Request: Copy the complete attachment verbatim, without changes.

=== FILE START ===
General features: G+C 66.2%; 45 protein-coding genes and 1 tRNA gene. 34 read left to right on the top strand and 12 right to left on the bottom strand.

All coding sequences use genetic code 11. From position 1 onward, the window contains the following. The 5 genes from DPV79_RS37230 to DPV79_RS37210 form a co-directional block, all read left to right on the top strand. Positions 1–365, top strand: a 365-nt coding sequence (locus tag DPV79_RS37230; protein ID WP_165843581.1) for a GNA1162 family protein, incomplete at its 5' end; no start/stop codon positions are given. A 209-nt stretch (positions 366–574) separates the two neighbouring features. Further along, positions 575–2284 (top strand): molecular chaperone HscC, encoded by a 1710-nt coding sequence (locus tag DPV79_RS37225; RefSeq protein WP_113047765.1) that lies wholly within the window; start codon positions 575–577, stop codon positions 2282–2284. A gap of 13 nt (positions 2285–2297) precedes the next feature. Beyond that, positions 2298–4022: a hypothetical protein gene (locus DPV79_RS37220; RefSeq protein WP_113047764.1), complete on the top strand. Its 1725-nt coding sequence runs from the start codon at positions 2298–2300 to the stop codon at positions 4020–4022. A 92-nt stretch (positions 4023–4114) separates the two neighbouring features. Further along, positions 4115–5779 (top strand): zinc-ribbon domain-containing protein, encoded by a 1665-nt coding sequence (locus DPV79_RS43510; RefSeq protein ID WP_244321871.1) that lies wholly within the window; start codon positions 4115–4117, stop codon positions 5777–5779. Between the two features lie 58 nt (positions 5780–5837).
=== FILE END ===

General features: G+C 66.2%; 45 protein-coding genes and 1 tRNA gene. 34 read left to right on the top strand and 12 right to left on the bottom strand.

All coding sequences use genetic code 11. From position 1 onward, the window contains the following. The 5 genes from DPV79_RS37230 to DPV79_RS37210 form a co-directional block, all read left to right on the top strand. Positions 1–365, top strand: a 365-nt coding sequence (locus tag DPV79_RS37230; protein ID WP_165843581.1) for a GNA1162 family protein, incomplete at its 5' end; no start/stop codon positions are given. A 209-nt stretch (positions 366–574) separates the two neighbouring features. Further along, positions 575–2284 (top strand): molecular chaperone HscC, encoded by a 1710-nt coding sequence (locus tag DPV79_RS37225; RefSeq protein WP_113047765.1) that lies wholly within the window; start codon positions 575–577, stop codon positions 2282–2284. A gap of 13 nt (positions 2285–2297) precedes the next feature. Beyond that, positions 2298–4022: a hypothetical protein gene (locus DPV79_RS37220; RefSeq protein WP_113047764.1), complete on the top strand. Its 1725-nt coding sequence runs from the start codon at positions 2298–2300 to the stop codon at positions 4020–4022. A 92-nt stretch (positions 4023–4114) separates the two neighbouring features. Further along, positions 4115–5779 (top strand): zinc-ribbon domain-containing protein, encoded by a 1665-nt coding sequence (locus DPV79_RS43510; RefSeq protein ID WP_244321871.1) that lies wholly within the window; start codon positions 4115–4117, stop codon positions 5777–5779. Between the two features lie 58 nt (positions 5780–5837).